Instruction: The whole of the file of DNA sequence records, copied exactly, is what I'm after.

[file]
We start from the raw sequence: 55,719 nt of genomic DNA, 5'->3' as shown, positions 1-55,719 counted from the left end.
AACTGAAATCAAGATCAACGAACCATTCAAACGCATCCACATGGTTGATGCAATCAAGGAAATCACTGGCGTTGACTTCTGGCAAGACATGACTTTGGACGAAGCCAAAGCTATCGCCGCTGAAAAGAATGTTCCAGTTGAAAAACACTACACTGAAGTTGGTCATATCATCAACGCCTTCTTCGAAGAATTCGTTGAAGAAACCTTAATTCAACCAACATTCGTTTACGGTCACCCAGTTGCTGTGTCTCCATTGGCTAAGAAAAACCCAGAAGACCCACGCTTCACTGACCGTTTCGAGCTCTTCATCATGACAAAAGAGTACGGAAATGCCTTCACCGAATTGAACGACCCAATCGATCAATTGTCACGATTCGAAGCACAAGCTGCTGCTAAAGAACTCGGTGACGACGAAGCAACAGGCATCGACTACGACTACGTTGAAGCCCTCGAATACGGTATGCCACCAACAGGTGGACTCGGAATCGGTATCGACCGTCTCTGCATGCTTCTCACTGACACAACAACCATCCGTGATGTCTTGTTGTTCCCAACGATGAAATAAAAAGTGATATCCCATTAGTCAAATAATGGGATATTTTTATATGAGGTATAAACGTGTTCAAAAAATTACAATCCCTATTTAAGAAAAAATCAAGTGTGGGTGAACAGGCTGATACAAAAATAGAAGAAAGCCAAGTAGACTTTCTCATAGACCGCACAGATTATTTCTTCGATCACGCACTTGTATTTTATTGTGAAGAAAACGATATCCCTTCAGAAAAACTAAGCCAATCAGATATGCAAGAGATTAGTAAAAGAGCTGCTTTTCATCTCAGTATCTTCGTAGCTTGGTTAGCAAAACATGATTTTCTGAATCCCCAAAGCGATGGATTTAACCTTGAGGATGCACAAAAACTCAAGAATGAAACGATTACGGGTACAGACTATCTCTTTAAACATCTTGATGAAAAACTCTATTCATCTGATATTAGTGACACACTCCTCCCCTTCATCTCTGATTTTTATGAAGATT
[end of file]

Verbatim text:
We start from the raw sequence: 55,719 nt of genomic DNA, 5'->3' as shown, positions 1-55,719 counted from the left end.
AACTGAAATCAAGATCAACGAACCATTCAAACGCATCCACATGGTTGATGCAATCAAGGAAATCACTGGCGTTGACTTCTGGCAAGACATGACTTTGGACGAAGCCAAAGCTATCGCCGCTGAAAAGAATGTTCCAGTTGAAAAACACTACACTGAAGTTGGTCATATCATCAACGCCTTCTTCGAAGAATTCGTTGAAGAAACCTTAATTCAACCAACATTCGTTTACGGTCACCCAGTTGCTGTGTCTCCATTGGCTAAGAAAAACCCAGAAGACCCACGCTTCACTGACCGTTTCGAGCTCTTCATCATGACAAAAGAGTACGGAAATGCCTTCACCGAATTGAACGACCCAATCGATCAATTGTCACGATTCGAAGCACAAGCTGCTGCTAAAGAACTCGGTGACGACGAAGCAACAGGCATCGACTACGACTACGTTGAAGCCCTCGAATACGGTATGCCACCAACAGGTGGACTCGGAATCGGTATCGACCGTCTCTGCATGCTTCTCACTGACACAACAACCATCCGTGATGTCTTGTTGTTCCCAACGATGAAATAAAAAGTGATATCCCATTAGTCAAATAATGGGATATTTTTATATGAGGTATAAACGTGTTCAAAAAATTACAATCCCTATTTAAGAAAAAATCAAGTGTGGGTGAACAGGCTGATACAAAAATAGAAGAAAGCCAAGTAGACTTTCTCATAGACCGCACAGATTATTTCTTCGATCACGCACTTGTATTTTATTGTGAAGAAAACGATATCCCTTCAGAAAAACTAAGCCAATCAGATATGCAAGAGATTAGTAAAAGAGCTGCTTTTCATCTCAGTATCTTCGTAGCTTGGTTAGCAAAACATGATTTTCTGAATCCCCAAAGCGATGGATTTAACCTTGAGGATGCACAAAAACTCAAGAATGAAACGATTACGGGTACAGACTATCTCTTTAAACATCTTGATGAAAAACTCTATTCATCTGATATTAGTGACACACTCCTCCCCTTCATCTCTGATTTTTATGAAGATT